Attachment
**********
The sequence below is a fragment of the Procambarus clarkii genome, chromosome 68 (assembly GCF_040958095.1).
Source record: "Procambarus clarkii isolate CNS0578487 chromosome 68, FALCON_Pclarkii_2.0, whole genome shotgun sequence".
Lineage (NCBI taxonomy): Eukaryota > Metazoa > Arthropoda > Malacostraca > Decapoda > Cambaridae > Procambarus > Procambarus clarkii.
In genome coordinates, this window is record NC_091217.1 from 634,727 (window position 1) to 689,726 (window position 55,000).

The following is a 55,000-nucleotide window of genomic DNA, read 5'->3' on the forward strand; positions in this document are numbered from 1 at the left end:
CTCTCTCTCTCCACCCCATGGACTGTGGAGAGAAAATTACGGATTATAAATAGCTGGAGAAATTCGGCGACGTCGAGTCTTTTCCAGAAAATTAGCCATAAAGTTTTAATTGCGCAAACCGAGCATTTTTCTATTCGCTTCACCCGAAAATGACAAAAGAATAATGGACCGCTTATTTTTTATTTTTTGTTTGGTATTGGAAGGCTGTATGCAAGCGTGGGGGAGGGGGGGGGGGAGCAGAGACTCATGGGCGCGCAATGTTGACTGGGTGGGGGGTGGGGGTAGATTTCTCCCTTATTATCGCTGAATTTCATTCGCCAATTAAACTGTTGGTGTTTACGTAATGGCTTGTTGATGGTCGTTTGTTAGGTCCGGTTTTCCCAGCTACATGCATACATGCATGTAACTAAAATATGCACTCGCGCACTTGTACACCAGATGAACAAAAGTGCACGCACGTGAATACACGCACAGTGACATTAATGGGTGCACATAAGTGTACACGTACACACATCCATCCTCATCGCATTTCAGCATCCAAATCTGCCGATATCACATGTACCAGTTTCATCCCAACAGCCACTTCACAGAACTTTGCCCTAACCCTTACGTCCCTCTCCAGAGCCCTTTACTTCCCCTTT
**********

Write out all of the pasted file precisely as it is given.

The sequence below is a fragment of the Procambarus clarkii genome, chromosome 68 (assembly GCF_040958095.1).
Source record: "Procambarus clarkii isolate CNS0578487 chromosome 68, FALCON_Pclarkii_2.0, whole genome shotgun sequence".
Lineage (NCBI taxonomy): Eukaryota > Metazoa > Arthropoda > Malacostraca > Decapoda > Cambaridae > Procambarus > Procambarus clarkii.
In genome coordinates, this window is record NC_091217.1 from 634,727 (window position 1) to 689,726 (window position 55,000).

The following is a 55,000-nucleotide window of genomic DNA, read 5'->3' on the forward strand; positions in this document are numbered from 1 at the left end:
CTCTCTCTCTCCACCCCATGGACTGTGGAGAGAAAATTACGGATTATAAATAGCTGGAGAAATTCGGCGACGTCGAGTCTTTTCCAGAAAATTAGCCATAAAGTTTTAATTGCGCAAACCGAGCATTTTTCTATTCGCTTCACCCGAAAATGACAAAAGAATAATGGACCGCTTATTTTTTATTTTTTGTTTGGTATTGGAAGGCTGTATGCAAGCGTGGGGGAGGGGGGGGGGGAGCAGAGACTCATGGGCGCGCAATGTTGACTGGGTGGGGGGTGGGGGTAGATTTCTCCCTTATTATCGCTGAATTTCATTCGCCAATTAAACTGTTGGTGTTTACGTAATGGCTTGTTGATGGTCGTTTGTTAGGTCCGGTTTTCCCAGCTACATGCATACATGCATGTAACTAAAATATGCACTCGCGCACTTGTACACCAGATGAACAAAAGTGCACGCACGTGAATACACGCACAGTGACATTAATGGGTGCACATAAGTGTACACGTACACACATCCATCCTCATCGCATTTCAGCATCCAAATCTGCCGATATCACATGTACCAGTTTCATCCCAACAGCCACTTCACAGAACTTTGCCCTAACCCTTACGTCCCTCTCCAGAGCCCTTTACTTCCCCTTT